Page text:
- 19. KAIST AIPR Lab. Policy Improvement • Policy improvement theorem (proof) If Q (s, '(s)) V (s), for all s S then, V ' (s) V (s) Better to switch action iff Q (s, '(s)) V (s) • The new greedy policy, ' Selecting the action that appears best '(s) arg max Q ( s, a) a arg max T ( s, a, s ') R( s, a, s ') V ( s ') a s' • What if V ' V ? Both ' and are optimal policies 19
- 20. KAIST AIPR Lab. Policy Iteration • 0 V 1 V 2 * V * , E 0 I E1 I E I E where denotes a policy evaluation and E denotes a policy improvement I • Policy iteration finishes when a policy is stable 20
- 21. KAIST AIPR Lab. Policy Iteration (cont’d) Initialization V (s) and arbitrarily for all Policy Evaluation repeat 0 for each s S do v V (s) V (s) s ' T (s, (s), s ') R(s, ( s), s ') V ( s ') max(, v V (s) ) end for until (a small positive number) Policy Improvement policy stable true for all s S do b ( s) (s) arg max a s ' T (s, a, s ') R(s, a, s ') V (s ') If b (s) then policy stable false end for If policy stable then stop; else go to Policy evaluation 21
- 22. KAIST AIPR Lab. Value Iteration • Turning the Bellman optimality equation into an update rule Vk 1 (s) max E rt 1 Vk (st 1 ) | st s, at a a max T ( s, a, s ') R(s, a, s ') Vk (s ') for all s S a s' • Policy π, such that (s) arg max T ( s, a, s ') R( s, a, s ') V ( s ') a s' 22
- 23. KAIST AIPR Lab. Value Iteration (cont’d) Initialization V arbitrarily, e.g., V (s) 0 for all s S repeat 0 for each s S do v V (s) V (s) max a s ' T (s, a, s ') R(s, a, s ') V (s ') max(, v V (s) ) end for until (a small positive number) Output a deterministic policy, , such that (s) arg max a s ' T (s, a, s ') R(s, a, s ') V (s ') 23
- 24. KAIST AIPR Lab. Temporal-Difference (TD) Prediction • Model free method • Basic Update rule NewEstimate OldEstimate StepSize Target OldEstimate • The simplest TD method, TD(0) error V (st ) V (st ) Rt V (st ) V (st ) rt 1 V (st 1 ) V (st ) α: step size 24
- 25. KAIST AIPR Lab. Advantages of TD Prediction Methods • Bootstrapping Estimate on the basis of other estimates (a guess from a guess) • Over DP methods Model free methods • Wait only one time step In case of continuing tasks and no episodes • Guarantee convergence to the correct answer Sufficiently small α Selecting all actions infinitely often 25
- 26. KAIST AIPR Lab. Sarsa: On-Policy TD Control • On-policy Improve the policy that is used to make decisions • Estimate Q under the current policy π • Under TD(0), apply to the corresponding algorithm Q(st , at ) Q(st , at ) rt 1 Q(st 1, at 1 ) Q(st , at ) For every quintuples of events, (st , at , rt 1 , st 1 , at 1 ) (Sarsa) If st 1 is terminal, then Q(st 1 , at 1 ) 0 • Change π toward greediness w.r.t. Q • Converges if all pairs are visited infinite times and policy converges to the greedy (e.g., ε= t in ε-greedy) 1 26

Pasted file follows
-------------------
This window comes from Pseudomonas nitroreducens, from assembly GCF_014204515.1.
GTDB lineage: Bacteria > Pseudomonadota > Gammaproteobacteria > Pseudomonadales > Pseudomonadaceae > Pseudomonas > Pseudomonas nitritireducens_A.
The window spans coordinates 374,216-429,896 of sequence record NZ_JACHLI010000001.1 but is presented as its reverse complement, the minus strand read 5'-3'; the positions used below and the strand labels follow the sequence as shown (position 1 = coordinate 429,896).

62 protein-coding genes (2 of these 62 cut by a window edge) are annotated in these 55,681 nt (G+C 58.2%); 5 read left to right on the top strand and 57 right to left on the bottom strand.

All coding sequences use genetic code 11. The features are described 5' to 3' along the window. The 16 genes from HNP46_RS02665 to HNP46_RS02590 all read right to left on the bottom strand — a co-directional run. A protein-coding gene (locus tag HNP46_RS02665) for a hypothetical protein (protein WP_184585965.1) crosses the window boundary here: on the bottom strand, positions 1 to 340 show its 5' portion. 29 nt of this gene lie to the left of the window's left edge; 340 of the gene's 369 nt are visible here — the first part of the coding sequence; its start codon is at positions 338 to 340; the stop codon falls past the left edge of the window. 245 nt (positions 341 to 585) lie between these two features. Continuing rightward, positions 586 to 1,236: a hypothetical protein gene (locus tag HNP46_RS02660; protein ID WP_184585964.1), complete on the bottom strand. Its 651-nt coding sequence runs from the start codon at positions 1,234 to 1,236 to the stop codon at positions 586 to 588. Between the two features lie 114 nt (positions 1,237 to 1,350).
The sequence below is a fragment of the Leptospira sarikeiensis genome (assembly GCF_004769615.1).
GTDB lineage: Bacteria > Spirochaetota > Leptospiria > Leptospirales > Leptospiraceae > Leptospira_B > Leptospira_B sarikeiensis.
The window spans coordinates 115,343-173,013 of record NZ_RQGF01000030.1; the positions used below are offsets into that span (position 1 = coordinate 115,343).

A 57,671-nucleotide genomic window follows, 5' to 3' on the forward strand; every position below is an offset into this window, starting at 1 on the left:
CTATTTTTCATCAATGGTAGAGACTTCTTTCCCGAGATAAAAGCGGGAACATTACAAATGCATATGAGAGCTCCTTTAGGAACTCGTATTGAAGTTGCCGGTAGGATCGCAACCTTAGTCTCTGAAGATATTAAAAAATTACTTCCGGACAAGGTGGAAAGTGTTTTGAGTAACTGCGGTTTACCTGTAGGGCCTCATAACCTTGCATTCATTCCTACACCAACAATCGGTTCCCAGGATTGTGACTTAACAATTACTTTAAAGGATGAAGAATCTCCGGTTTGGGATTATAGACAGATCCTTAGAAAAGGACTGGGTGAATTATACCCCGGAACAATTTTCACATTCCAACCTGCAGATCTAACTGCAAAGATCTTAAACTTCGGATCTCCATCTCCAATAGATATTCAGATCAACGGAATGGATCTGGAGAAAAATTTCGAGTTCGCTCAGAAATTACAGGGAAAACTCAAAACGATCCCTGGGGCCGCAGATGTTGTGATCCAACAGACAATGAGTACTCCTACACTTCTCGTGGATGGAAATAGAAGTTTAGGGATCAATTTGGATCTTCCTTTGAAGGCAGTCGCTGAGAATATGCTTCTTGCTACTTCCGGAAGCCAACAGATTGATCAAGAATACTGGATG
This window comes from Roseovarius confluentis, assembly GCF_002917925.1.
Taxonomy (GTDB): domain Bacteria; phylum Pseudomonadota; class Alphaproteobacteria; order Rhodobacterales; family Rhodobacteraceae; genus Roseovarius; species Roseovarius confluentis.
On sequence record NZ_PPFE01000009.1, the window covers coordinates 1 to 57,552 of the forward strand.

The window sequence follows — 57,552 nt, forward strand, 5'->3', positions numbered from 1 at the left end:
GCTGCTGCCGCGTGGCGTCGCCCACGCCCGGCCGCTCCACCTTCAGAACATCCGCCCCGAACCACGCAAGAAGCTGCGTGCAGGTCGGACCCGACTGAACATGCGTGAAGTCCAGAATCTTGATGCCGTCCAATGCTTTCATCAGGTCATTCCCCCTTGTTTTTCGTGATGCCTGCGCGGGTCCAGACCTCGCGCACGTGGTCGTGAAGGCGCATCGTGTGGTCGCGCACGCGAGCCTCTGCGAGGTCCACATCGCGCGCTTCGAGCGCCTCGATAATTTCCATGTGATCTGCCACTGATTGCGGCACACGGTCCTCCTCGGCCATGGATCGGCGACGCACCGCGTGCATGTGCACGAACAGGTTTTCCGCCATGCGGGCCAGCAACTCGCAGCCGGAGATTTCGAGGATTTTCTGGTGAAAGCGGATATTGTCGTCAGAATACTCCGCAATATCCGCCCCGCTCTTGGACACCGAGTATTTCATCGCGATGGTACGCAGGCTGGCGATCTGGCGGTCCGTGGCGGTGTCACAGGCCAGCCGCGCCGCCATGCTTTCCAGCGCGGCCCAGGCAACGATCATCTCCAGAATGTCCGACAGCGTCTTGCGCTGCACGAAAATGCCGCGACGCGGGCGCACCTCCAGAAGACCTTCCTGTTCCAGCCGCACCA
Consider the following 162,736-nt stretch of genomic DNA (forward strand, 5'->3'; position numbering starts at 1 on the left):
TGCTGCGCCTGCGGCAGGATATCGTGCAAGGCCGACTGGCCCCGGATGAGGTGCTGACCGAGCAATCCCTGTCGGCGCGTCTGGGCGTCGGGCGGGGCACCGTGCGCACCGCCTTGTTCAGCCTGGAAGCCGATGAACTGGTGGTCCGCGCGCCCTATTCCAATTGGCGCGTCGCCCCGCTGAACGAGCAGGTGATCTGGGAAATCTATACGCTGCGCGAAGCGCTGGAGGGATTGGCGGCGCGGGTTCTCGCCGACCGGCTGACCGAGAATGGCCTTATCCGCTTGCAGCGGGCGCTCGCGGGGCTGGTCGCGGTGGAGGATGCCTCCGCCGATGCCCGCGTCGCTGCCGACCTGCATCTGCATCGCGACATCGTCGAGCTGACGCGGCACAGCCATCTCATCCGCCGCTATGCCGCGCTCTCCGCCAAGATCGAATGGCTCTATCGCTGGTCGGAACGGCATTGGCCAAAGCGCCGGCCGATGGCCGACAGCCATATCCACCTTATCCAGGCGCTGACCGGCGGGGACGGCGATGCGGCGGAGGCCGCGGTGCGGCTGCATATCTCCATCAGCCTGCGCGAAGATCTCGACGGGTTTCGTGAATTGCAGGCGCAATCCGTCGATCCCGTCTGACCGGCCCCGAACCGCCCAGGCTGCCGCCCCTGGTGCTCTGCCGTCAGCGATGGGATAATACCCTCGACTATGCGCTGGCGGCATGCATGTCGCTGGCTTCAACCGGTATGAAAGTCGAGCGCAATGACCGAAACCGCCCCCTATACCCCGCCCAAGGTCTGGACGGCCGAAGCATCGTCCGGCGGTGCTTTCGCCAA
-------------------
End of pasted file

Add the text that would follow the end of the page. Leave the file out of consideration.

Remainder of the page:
- 27. KAIST AIPR Lab. Sarsa: On-Policy TD Control (cont’d) Initialize Q(s, a) arbitrarily Repeat (for each episode): Initialize s Choose a from s using policy derived from Q (e.g., ε-greedy) Repeat (for each step of episode): Take action a, observe r , s ' Choose( a ' from s ' using policy derived from Q(e.g., ε-greedy) Q(s, a) Q(s, a) r Q(s ', a ') Q(s, a) s s '; a a ' until s is terminal 27
- 28. KAIST AIPR Lab. Q-Learning: Off-Policy TD Control • Off-policy Behavior policy Estimation policy (may be deterministic (e.g., greedy) ) • Simplest form, one-step Q-learning, is defined by Q( st , at ) Q( st , at ) rt 1 max Q( st 1 , a) Q( st , at ) a • Directly approximate Q*, the optimal action-value function • Qt converges to Q* with probability 1 Correct converges if all pairs continue to be updated 28
- 29. KAIST AIPR Lab. Q-Learning: Off-Policy TD Control (cont’d) Initialize Q(s, a) arbitrarily Repeat (for each episode): Initialize s Repeat (for each step of episode): Choose( a from s using policy derived from Q (e.g., ε-greedy) Take action a, observe r , s ' Q(s, a) Q(s, a) r max a ' Q(s ', a ') Q(s, a) s s' until s is terminal 29
- 30. KAIST AIPR Lab. Example: Cliffwalking • ε-greedy action selection ε=0.1 (fixed) • Sarsa Learns longer but safer • Q-learning Learns the optimal policy • If ε were reduced, Both converge to the optimal policy 30
- 31. KAIST AIPR Lab. Summary • Goal of reinforcement learning To find an optimal policy to maximize the long-term reward • Model-based methods Policy iteration: a sequence of improving policies and value function Value iteration: backup operations for V * • Model-free methods Sarsa estimates Q for the behavior policy , change toward greediness w.r.t. Q Q-learning directly approximates the optimal action-value function 31
- 32. KAIST AIPR Lab. References [1] R. Sutton and A. Barto. Reinforcement Learning: An Introduction. Pages 51-158, 1998. [2] S. Russel and P. Norvig. Artificial Intelligence: A Modern Approach. Pages 613-784, 2003. 32
- 33. KAIST AIPR Lab. Q&A • Thank you 33
- 34. KAIST AIPR Lab. Appendix 1. Policy Improvement Theorem • Proof) 34
- 35. KAIST AIPR Lab. Appendix 2. Convergence of Value Iteration • Prove 35
- 36. KAIST AIPR Lab. Appendix 3. Target Estimation • DP • Simple TD V (st ) E rt 1 V (st 1 ) V (st ) V (st ) rt 1 V (st 1 ) V (st ) 36

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thanks alot